Like terms contain exactly the same pro-numerals. 1 A pro-numeral is a combination of letters, symbols and numbers. For example, \(3x\) is a pro-numeral. In algebra, when we write \(3x\) we really mean \(3\times x\). Another example of a pro-numeral is \(5ab\). This means \(5\times a\times b\). Note that \(5ab=5ba\). The order of the letters and numbers is not important but usually we write numbers first and use alphabetical order for the letters. While \(5ba\) is correct, it is more common to write \(5ab\). The following table gives some examples of like and unlike terms.

Like Terms Unlike Terms
\(3x,5x\) \(3x,5y\)
\(2a,-3a\) \(3a,3\)
\(m^{2},7m^{2}\) \(m^{2},7m\)
\(2ab,3ab\) \(2a^{2}b,3ab^{2}\)
\(3xyz,5xyz\) \(3xyz,3xy\)
\(3ef,3fe\) \(3ef,\,3eg\)
\(6\alpha\beta\), \(\beta\alpha\) \(6\alpha\beta\gamma\), \(6\alpha\beta\)

For some practice, please go to Exercise 1 below.

Addition and Subtraction

The essential rule is:

Only like terms may be added or subtracted.

Example 1. \[\begin{align*} 7e+10e & =7\times e+10\times e\\ & =\left(7+10\right)e\\ & =17e. \end{align*}\] In practice we would not put in the first line. It is included to reinforce what \(7e\) and \(10e\) mean. In practice we would probably go straight to the answer. That is \(7e+10e=17e\).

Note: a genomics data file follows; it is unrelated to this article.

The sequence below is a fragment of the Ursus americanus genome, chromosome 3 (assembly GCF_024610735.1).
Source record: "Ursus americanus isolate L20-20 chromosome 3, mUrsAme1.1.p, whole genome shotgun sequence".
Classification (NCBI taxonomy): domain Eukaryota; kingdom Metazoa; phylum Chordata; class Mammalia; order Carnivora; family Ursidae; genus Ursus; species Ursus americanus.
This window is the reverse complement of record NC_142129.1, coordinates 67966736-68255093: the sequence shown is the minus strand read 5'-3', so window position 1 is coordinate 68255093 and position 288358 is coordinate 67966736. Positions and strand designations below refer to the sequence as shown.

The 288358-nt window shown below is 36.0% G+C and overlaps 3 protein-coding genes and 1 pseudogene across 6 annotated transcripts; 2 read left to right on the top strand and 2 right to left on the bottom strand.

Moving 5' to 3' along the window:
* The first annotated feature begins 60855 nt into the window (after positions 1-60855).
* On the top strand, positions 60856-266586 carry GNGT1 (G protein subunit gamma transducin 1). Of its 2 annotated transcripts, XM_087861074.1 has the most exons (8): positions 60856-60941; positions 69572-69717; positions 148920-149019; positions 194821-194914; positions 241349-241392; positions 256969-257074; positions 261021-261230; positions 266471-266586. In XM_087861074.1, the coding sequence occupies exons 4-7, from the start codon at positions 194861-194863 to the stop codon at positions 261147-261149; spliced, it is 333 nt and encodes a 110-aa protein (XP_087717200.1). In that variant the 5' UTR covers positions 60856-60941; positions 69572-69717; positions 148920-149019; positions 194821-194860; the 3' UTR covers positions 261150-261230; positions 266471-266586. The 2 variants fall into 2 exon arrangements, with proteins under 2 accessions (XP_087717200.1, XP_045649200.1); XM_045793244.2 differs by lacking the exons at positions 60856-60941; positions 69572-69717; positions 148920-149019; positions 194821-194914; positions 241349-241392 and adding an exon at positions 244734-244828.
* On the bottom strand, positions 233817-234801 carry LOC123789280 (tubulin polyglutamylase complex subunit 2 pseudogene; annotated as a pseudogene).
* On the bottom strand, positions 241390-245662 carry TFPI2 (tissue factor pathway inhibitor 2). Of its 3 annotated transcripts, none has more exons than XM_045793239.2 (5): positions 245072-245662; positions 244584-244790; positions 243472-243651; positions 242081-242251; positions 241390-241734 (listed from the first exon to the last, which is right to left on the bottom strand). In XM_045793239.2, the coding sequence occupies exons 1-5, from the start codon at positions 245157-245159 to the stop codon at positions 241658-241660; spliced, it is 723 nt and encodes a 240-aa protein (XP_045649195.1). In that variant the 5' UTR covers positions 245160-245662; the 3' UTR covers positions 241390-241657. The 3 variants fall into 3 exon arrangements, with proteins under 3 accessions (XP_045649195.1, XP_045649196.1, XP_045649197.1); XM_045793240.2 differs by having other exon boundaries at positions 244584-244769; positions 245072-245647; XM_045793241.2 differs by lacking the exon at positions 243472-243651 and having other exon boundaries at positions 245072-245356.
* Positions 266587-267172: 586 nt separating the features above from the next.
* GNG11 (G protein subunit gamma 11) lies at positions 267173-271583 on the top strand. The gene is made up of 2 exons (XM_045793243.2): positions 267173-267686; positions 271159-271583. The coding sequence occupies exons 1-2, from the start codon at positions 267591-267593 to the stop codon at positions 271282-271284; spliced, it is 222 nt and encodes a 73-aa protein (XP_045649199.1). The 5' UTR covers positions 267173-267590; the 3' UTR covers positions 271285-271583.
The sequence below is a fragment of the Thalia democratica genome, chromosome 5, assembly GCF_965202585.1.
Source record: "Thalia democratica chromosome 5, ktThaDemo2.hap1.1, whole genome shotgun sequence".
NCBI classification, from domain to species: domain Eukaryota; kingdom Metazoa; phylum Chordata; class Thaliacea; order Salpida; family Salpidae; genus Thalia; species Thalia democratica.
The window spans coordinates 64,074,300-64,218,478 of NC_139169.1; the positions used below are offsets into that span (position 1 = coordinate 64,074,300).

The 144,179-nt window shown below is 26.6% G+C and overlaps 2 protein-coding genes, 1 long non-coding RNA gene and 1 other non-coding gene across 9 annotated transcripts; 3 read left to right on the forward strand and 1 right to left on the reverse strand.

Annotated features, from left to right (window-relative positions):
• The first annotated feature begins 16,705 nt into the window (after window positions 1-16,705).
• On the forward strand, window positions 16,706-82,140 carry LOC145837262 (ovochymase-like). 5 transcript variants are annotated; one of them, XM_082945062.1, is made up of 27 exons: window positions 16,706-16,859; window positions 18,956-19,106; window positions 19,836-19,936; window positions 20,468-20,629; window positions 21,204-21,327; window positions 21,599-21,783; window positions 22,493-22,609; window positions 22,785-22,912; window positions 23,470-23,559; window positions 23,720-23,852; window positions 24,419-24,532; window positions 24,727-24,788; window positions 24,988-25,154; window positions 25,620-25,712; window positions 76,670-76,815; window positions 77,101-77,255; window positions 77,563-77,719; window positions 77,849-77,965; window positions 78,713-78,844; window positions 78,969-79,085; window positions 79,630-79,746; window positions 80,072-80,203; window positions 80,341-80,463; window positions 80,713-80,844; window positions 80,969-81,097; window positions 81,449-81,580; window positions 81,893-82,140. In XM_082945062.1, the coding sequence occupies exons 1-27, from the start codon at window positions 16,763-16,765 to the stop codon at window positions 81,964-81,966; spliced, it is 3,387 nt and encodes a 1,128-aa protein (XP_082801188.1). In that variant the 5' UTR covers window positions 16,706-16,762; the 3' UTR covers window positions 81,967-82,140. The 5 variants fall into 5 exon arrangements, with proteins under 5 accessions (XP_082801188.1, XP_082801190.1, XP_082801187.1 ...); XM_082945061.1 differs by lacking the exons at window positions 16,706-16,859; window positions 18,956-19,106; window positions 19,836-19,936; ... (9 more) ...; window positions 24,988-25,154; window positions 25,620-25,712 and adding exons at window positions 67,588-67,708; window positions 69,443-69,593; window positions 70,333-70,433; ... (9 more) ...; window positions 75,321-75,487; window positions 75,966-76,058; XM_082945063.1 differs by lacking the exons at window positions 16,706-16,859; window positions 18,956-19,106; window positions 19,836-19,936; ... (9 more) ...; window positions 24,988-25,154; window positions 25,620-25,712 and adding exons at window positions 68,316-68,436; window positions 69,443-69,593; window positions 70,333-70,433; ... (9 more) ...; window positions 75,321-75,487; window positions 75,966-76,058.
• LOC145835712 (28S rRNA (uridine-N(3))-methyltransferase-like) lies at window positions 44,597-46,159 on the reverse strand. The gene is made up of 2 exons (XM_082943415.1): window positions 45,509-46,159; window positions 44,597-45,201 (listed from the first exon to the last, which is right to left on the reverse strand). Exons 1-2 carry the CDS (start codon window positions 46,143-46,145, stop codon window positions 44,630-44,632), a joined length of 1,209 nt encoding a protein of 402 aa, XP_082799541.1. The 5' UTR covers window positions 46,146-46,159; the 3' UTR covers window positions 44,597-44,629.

Example 2. \[\begin{align*} 3x^{2}-x^{2}-4x^{2} & =\left(3-1-4\right)x^{2}\\ & =-2x^{2}. \end{align*}\]

Example 3. 2 This example shows how we can gather different like terms. In this case \(m\) and \(n\). \[\begin{align*} 3m-4n+6m+n & =\left(3+6\right)m+\left(-4+1\right)n\\ & =9m-3n. \end{align*}\]

Example 4. \[\begin{align*} 3a-b-5a+4ab-3b+ab & =\left(3-5\right)a+\left(-1-3\right)b+\left(4+1\right)ab\\ & =-2a-4b+5ab. \end{align*}\]

Example 5. \[\begin{align*} 3x-x^{2} & \quad\mathrm{there\textrm{ are no like terms so nothing can be done.}} \end{align*}\]

Example 6. \[\begin{align*} p+2p-3 & =3p-3. \end{align*}\]

Example 7. \[ 8uv+3u-10vu=-2uv+3u. \]

Example 8. \[ 6r^{2}s-2rs^{2}\quad\mathrm{there\textrm{ are no like terms so nothing can be done.}} \]

For some practice, please go to Exercise 2 below.